1. Pain Assessment PQRST.

Pain management always starts with patient assessment. You

can then provide the patients with options for pain relief,
deliver the possible interventions and enable the patient to
have pain control. These steps may be remembered through
the acronym ABCDE.

Hypersensitivity means there is a heightened response in a

body tissue to an antigen or a foreign body. Normally, the
body responds to an antigen by producing certain antibodies.
The resulting immune response may lead to cell damage.
Substances released from damaged cells called histamines
cause dilation of small blood vessels, tissue inflammation,
and constriction of the bronchi of the lungs.

3. Hypersensitivity Reaction Types ACID.

4. Right Lower Quadrant Pain Possibilities APPENDICITIS.

Any masses upon palpation in the left lower quadrant may

indicate uterine fibroids or ovarian tumors, while the spleen
may be palpated over the left upper quadrant only if it is

5. Post-operative Fever Etiologies 5 Ws.

The right lower quadrant contains the large and small

intestines, as well as the appendix and the ovaries (in female
patients). The right upper quadrant, on the other hand,
contains the liver, gallbladder, tail of the pancreas, the right
kidney and its adrenal gland.
Pain or tenderness in the right upper quadrant may reveal
kidney disease, while pain when palpating the right lower
quadrant may indicate appendicitis.
In the left upper quadrant, you will find the stomach, spleen,
head of the pancreas and the left kidney with adrenal gland.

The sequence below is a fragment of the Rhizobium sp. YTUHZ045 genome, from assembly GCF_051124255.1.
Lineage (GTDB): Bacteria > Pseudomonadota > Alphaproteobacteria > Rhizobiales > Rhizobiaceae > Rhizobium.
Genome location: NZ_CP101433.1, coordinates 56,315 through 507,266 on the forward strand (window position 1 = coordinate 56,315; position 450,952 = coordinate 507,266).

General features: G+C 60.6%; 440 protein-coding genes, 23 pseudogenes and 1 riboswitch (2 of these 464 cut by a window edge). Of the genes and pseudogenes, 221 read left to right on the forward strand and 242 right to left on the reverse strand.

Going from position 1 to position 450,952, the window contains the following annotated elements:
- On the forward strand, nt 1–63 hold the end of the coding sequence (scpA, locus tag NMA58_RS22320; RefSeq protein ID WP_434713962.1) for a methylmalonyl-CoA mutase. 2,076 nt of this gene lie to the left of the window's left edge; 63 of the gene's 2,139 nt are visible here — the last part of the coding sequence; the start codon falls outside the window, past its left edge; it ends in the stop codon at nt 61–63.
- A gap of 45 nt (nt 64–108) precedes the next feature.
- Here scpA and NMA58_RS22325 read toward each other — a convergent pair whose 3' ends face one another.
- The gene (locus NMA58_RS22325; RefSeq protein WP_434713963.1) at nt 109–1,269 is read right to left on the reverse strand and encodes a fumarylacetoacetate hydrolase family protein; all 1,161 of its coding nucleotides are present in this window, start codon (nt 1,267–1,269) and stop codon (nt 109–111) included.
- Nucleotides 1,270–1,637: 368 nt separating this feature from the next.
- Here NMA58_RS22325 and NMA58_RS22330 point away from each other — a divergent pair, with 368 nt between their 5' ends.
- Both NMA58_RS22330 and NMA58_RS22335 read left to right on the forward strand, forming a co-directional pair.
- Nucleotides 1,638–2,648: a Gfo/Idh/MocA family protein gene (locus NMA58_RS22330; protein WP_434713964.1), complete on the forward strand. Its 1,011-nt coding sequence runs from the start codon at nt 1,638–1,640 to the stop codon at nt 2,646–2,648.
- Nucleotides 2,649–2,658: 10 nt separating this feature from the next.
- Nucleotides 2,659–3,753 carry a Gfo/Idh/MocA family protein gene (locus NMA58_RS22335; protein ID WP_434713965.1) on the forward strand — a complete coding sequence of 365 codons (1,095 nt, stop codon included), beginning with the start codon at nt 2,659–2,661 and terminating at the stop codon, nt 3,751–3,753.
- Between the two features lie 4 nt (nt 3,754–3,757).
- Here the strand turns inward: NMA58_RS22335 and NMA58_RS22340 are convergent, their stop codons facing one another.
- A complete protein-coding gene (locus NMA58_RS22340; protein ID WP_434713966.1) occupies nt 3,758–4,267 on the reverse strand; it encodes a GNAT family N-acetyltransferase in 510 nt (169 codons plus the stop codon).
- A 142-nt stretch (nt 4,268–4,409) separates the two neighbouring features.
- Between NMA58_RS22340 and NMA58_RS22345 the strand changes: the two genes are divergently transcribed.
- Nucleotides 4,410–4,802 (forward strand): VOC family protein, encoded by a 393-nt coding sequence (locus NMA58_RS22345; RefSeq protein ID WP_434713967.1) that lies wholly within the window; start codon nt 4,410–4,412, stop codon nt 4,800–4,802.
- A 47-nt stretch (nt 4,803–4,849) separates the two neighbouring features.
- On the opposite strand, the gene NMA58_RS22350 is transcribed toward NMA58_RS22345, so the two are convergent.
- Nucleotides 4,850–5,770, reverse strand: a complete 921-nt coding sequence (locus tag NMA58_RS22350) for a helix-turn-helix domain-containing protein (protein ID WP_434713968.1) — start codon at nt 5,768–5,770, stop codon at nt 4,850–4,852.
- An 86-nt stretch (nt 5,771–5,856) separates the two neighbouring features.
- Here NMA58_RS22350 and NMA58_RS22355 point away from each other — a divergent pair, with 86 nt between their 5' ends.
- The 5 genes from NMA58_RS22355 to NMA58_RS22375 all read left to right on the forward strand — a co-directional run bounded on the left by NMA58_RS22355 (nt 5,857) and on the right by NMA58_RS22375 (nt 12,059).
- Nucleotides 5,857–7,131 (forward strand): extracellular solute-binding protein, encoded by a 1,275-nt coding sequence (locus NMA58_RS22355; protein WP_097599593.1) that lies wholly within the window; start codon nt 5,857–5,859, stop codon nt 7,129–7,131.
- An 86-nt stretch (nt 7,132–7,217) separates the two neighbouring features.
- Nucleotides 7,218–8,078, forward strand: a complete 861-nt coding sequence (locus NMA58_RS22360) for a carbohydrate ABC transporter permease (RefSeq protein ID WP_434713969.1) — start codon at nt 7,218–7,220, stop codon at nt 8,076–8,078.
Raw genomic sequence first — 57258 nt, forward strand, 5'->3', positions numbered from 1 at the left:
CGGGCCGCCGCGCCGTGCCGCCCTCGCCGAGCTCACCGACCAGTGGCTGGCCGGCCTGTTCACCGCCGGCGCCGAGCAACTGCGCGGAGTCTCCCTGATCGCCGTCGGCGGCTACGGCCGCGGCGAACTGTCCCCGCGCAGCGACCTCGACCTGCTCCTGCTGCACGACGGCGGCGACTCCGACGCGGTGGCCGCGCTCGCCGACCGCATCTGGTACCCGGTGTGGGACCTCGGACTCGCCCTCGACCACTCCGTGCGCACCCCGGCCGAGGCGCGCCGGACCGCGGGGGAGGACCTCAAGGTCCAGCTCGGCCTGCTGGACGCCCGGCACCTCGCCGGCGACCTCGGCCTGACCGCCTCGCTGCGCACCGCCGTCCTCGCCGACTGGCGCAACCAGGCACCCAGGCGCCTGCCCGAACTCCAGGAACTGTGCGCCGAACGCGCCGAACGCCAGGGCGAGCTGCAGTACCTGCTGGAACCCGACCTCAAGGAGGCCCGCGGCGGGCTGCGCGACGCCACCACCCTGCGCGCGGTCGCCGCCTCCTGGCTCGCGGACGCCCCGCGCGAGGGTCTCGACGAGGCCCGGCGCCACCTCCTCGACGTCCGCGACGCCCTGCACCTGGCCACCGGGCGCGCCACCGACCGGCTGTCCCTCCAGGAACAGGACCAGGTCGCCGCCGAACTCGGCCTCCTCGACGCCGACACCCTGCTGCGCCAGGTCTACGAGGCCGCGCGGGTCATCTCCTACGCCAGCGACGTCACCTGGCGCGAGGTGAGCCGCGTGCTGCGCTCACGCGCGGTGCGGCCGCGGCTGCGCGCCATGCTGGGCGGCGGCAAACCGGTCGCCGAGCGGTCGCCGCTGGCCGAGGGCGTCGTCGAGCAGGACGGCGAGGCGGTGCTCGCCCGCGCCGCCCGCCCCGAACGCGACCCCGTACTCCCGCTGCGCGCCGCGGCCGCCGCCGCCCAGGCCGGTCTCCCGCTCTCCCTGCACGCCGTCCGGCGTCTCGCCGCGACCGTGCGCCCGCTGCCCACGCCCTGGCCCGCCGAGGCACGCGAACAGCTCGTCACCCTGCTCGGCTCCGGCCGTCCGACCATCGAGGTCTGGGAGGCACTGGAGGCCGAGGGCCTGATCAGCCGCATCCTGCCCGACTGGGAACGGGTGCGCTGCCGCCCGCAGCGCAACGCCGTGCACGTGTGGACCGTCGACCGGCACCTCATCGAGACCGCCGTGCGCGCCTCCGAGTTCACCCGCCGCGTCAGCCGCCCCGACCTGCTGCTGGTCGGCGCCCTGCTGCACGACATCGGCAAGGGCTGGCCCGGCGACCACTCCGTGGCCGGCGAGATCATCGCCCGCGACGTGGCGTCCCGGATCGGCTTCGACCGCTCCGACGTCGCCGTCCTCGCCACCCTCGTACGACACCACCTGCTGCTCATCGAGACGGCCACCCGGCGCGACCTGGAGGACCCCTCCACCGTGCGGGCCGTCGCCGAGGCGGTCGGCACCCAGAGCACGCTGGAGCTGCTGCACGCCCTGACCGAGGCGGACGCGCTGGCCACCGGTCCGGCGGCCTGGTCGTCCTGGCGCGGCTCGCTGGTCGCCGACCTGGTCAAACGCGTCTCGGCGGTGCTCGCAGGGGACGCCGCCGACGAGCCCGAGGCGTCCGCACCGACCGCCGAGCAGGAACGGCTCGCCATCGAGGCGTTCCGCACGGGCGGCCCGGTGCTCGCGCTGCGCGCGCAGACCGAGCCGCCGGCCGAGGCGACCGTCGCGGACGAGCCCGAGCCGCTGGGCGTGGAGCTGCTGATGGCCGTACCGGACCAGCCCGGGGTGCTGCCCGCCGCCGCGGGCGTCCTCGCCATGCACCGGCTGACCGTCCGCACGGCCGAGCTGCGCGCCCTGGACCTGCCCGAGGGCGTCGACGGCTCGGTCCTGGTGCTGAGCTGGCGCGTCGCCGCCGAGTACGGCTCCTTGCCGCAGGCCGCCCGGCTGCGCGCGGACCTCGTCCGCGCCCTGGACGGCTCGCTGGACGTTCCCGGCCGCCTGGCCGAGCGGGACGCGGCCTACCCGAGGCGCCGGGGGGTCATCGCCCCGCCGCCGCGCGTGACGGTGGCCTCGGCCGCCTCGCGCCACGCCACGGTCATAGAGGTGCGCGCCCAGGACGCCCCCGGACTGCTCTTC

The left lower quadrant contains the left ovary and the uterus
in female patients.

Post-operative fever is a condition wherein there is an

abnormally high temperature following a surgical procedure.
Factors that may cause post-operative fever are the
following: Wind (pneumonia and atelectasis), Wound (surgical
incision infections), Water (urinary tract infection), Walking

(deep vein thrombosis and pulmonary embolus) and Wonderdrugs (especially anesthesia).

6. Causes of Dementia and Delirium DEMENTIA.

Delirium, on the other hand, is defined as an acute change in

cognition and a disturbance of consciousness. Patients
suffering from delirium may fall in and out of consciousness
and there may be problems with awareness, attention,
emotions, muscle control, sleeping and waking.
Remember: Delirium has a rapid onset and is temporary
while dementia is progressive and often secondary to chronic
neurological disorders such as Alzheimers disease.

7. Depression Assessment Signs CAPS.

Dementia is defined as the loss of mental functions such as